EXPLANATION OF THE ECONOMIC NEWS
- Deutsche Bundesbank (Buba) president Jens Weidmann is to speak. As president of the Bundesbank and a member of the ECB, which controls key short term interest rates, Weidmann has some influence over the EUR value. His comments may determine a short-term positive or negative trend.
- The Trade Balance measures the difference in value between imported and exported goods and services over the reported period. A positive number indicates that more goods and services were exported than imported. A higher than expected reading should be taken as positive/bullish for the USD, while a lower than expected reading should be taken as negative/bearish for the USD.
- Federal Reserve Bank of St. Louis President and Federal Open Market Committee (FOMC) voting member( March 2011 – today) James Bullard is to speak. FOMC members are responsible for setting the benchmark interest rate and their speeches are closely watched for indications on the future possible direction of monetary policy. His comments may determine a short-term positive or negative trend.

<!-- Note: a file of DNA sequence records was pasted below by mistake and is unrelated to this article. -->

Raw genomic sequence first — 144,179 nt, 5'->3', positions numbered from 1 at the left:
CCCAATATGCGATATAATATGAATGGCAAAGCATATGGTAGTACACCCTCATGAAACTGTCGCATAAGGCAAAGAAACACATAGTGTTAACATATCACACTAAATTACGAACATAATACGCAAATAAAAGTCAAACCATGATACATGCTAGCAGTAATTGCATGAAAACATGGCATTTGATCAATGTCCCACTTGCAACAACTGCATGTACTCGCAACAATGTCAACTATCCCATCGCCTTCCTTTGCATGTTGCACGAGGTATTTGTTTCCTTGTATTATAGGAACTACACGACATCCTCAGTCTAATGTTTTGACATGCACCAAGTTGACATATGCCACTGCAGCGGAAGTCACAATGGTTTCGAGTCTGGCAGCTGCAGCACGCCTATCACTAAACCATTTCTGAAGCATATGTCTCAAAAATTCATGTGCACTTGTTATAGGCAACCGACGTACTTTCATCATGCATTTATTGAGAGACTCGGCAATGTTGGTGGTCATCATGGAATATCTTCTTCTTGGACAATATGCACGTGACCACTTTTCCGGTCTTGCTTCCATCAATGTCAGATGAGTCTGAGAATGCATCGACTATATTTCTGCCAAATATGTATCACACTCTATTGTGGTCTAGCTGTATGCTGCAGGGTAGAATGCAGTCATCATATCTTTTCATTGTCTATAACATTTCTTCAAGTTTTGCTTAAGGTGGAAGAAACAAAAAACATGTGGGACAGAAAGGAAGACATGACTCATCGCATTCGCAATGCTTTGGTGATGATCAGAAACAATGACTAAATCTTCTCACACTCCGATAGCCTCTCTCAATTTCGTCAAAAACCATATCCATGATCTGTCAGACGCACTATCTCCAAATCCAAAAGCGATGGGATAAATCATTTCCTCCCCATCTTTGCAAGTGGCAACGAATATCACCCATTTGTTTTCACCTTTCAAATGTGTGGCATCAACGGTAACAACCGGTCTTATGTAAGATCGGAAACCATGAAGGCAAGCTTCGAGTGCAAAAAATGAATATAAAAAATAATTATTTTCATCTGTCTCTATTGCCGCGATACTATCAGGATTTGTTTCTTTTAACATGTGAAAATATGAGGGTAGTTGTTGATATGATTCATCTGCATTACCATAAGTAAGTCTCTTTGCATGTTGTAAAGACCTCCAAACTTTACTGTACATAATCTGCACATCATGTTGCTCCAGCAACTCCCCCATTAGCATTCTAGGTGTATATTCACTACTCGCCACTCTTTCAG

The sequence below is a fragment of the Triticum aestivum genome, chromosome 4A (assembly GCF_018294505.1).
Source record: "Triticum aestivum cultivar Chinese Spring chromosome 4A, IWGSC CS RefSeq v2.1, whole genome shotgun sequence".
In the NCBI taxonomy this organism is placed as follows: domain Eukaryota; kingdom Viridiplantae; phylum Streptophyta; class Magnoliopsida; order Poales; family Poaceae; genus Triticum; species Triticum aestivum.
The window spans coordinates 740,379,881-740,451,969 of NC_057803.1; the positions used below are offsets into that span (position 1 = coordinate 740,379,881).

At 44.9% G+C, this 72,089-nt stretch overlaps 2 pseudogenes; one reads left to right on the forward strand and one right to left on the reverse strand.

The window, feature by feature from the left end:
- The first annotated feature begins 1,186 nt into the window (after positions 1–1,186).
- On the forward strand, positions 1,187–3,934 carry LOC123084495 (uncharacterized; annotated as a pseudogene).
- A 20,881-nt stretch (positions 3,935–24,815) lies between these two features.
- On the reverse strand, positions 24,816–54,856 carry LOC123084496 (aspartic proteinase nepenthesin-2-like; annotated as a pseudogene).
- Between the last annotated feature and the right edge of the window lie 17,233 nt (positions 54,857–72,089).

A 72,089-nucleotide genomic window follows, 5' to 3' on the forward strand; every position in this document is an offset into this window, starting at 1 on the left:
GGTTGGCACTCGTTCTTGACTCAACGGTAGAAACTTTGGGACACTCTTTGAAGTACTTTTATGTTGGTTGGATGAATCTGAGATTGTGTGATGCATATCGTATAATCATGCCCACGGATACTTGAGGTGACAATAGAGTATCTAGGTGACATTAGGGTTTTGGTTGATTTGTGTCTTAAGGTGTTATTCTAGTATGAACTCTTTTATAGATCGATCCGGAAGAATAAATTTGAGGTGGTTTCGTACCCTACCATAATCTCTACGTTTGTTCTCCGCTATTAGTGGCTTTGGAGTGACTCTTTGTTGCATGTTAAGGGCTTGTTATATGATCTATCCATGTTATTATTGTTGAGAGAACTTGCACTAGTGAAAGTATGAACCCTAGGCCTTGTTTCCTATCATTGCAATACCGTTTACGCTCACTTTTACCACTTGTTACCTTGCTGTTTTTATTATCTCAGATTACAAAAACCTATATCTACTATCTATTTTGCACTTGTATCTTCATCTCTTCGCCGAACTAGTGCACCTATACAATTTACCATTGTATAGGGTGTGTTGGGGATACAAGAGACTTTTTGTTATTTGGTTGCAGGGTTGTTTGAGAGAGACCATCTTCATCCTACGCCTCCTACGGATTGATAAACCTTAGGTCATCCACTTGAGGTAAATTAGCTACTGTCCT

- A survey done by the US Bureau of Labor Statistics to help measure job vacancies. It collects data from employers about their businesses’ employment, job openings, recruitment, hires and separations.
JOLTS defines Job Openings as all positions that are open (not filled) on the last business day of the month. A job is “open” only if it meets all three of the following conditions:
A specific position exists and there is work available for that position.
2. The job could start within 30 days, whether or not the establishment finds a suitable candidate during that time.
3. There is active recruiting for workers from outside the establishment location that has the opening.
A reading that is stronger than forecast is generally supportive (bullish) for the USD, while a weaker than forecast reading is generally negative (bearish) for the USD.
- The American Petroleum Institute reports inventory levels of US crude oil, gasoline and distillates stocks. The figure shows how much oil and product is available in storage.The indicator gives an overview of US petroleum demand. If the increase in crude inventories is more than expected, it implies weaker demand and is bearish for crude prices. The same can be said if a decline in inventories is less than expected. If the increase in crude is less than expected, it implies greater demand and is bullish for crude prices. The same can be said if a decline in inventories is more than expected.